What would it mean to go there?
This question lies at the heart of “Falling Out of Time,” the Israeli writer David Grossman’s harrowingly poetic novel of grief and mourning. It tells the story of an unnamed man who reckons with his son’s death by one day setting out from his home and walking, endlessly, toward an elusive “there” — a place where he may once again glimpse the shadow of his child, of his own past life, of all that has been irreparably torn away. The man is propelled by magical thinking and by ineffable longing. Yet as he prepares to leave, his own wife fears she will lose him to the madness of parental grief. “There is no there!” she protests. He replies, “There will be, if we go there.”
Grossman’s novel was written in the years following his son’s death in 2006, during the Lebanon War. But the book’s deeply poignant meditation on the self-exile of grief and the working through of trauma takes on an enlarged resonance at this very moment, as the US approaches 250,000 deaths from COVID-19. The sheer magnitude of that toll — more than double the number of Americans who have cumulatively died in all armed conflicts since the Second World War — is only part of the trauma. The loss has been further exacerbated by factors that have made it extraordinarily difficult, individually and collectively, to go there.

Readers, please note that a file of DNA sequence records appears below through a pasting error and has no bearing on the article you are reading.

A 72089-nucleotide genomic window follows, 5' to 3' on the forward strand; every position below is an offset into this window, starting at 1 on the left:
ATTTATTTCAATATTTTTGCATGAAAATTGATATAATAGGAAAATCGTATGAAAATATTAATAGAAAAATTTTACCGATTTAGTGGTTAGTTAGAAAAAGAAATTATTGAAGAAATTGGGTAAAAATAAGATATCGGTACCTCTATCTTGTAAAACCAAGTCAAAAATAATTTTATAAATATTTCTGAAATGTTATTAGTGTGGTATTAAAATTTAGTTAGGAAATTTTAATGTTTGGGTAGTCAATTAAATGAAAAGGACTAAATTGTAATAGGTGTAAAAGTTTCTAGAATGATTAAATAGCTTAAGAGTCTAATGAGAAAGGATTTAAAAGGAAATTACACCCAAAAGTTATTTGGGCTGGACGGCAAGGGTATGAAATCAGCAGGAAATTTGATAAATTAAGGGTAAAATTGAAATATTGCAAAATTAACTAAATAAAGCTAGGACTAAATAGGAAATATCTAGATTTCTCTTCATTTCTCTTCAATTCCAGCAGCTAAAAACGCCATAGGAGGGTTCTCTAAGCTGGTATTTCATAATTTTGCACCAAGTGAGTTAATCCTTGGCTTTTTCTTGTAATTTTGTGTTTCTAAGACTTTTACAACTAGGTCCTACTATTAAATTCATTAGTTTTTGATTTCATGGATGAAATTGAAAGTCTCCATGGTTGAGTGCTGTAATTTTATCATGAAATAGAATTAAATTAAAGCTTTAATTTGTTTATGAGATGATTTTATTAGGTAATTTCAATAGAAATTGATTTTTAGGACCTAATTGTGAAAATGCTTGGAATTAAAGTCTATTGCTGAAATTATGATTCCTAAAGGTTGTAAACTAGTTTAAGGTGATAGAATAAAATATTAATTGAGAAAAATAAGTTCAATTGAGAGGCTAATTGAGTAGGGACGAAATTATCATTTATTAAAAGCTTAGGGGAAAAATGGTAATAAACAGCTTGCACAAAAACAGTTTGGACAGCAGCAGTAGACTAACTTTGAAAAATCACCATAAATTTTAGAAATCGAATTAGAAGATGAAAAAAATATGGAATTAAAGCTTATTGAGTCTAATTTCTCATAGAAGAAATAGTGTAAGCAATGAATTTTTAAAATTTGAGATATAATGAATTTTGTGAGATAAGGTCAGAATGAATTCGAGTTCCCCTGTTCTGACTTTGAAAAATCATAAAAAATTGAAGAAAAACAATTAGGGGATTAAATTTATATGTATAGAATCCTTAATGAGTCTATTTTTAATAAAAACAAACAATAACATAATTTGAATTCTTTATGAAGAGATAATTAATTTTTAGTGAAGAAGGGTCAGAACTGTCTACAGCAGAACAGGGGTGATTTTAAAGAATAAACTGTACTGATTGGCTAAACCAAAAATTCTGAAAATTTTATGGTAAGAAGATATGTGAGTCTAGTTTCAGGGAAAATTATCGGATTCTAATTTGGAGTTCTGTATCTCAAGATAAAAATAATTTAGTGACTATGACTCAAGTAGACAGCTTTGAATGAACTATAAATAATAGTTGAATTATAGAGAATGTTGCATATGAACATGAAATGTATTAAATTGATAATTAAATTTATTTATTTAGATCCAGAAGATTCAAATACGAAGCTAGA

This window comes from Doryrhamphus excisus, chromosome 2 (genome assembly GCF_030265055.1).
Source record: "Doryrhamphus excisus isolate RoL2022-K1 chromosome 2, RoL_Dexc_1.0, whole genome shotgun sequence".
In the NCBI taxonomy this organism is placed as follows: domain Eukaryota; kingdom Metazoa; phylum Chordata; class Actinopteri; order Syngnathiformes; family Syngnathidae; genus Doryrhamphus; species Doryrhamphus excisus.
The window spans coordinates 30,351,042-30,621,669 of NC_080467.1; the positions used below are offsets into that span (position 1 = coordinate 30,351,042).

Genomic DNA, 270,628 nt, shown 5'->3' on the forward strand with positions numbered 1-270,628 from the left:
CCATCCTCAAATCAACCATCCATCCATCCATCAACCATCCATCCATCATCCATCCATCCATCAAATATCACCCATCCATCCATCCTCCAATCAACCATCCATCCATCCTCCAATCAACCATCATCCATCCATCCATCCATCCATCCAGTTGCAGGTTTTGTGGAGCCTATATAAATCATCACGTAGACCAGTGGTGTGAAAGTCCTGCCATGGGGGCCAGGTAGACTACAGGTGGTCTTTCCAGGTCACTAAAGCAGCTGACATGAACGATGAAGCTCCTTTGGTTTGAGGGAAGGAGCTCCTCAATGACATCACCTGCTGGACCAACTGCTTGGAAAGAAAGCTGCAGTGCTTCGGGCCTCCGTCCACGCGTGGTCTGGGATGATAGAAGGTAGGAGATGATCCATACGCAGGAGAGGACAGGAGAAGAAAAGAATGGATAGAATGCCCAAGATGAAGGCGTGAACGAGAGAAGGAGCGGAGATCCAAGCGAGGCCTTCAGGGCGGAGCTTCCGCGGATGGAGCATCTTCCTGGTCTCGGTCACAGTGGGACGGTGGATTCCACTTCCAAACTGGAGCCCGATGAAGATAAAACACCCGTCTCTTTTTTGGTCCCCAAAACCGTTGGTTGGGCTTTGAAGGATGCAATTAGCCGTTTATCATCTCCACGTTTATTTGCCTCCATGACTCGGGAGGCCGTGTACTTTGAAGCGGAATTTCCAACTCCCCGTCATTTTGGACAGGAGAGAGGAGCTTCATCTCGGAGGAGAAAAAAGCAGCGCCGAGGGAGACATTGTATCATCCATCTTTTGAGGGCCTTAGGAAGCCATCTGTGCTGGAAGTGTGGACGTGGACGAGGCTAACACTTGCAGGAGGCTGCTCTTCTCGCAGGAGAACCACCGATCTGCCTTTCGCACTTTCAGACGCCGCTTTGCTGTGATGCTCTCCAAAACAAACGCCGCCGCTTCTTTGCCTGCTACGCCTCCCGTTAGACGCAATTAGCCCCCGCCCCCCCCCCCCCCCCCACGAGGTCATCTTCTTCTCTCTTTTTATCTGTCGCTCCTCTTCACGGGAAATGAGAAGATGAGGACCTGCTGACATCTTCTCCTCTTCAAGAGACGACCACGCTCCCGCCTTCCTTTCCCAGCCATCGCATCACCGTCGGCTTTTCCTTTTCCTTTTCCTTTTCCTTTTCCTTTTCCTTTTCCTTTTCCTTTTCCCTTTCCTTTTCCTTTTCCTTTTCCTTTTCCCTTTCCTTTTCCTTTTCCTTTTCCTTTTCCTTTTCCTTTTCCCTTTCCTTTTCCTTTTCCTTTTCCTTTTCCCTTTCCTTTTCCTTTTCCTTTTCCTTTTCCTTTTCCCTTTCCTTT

For the bereaved families, pandemic restrictions have cruelly curtailed the rituals of farewell and of mourning, with hours at hospital bedsides forsaken, nursing homes closed to visitors, funerals “attended” by Zoom. And on a collective level, our national leadership has also refused to go there, refused to acknowledge the pandemic’s severity, refused to take the measures that could have mitigated the loss. Not only have the walkers been denied their path, but they have been told that, collectively, there should be no need to walk at all.
In this wider climate of top-down reality denial, imaginative literature paradoxically becomes a kind of preserve of truth, a sanctuary of the real. And so I recently found myself devouring Grossman’s novel in one sitting, and then savoring its rich store of metaphor. For what does art offer if not a boundless collection of maps for going there? Or if this place cannot be reached, then for angling hearts and minds in its direction, for glimpsing in a fleeting moment, as the author has written, “both the absolute nihility of death and the full abundance of life.”
In the novel, the figure known only as Walking Man begins his journey alone, because “mourning condemns the living to the grimmest solitude.” But soon he is joined by other villagers who have also lost sons and daughters. A cobbler. A net-mender. A midwife. A math teacher. A figure called the Centaur who is half-man, half-desk (also known as a writer). Soon they are walking together in ever-widening circles, conversing with ghosts, hallucinating the past, and refracting their loss through prisms of boundless yearning.
In a somewhat parallel fashion, Grossman’s own novel now seems to have attracted a kindred following from another artist. When the Argentine-born, Boston-based composer Osvaldo Golijov first encountered it, he has explained, the book called to mind his own childhood memories of elderly relatives mourning the deaths of their children. It also evoked the haunting story he once heard of a man who lost a son to the Israeli-Palestinian conflict and was so riven by grief that, night after night, he would sleep on his son’s grave.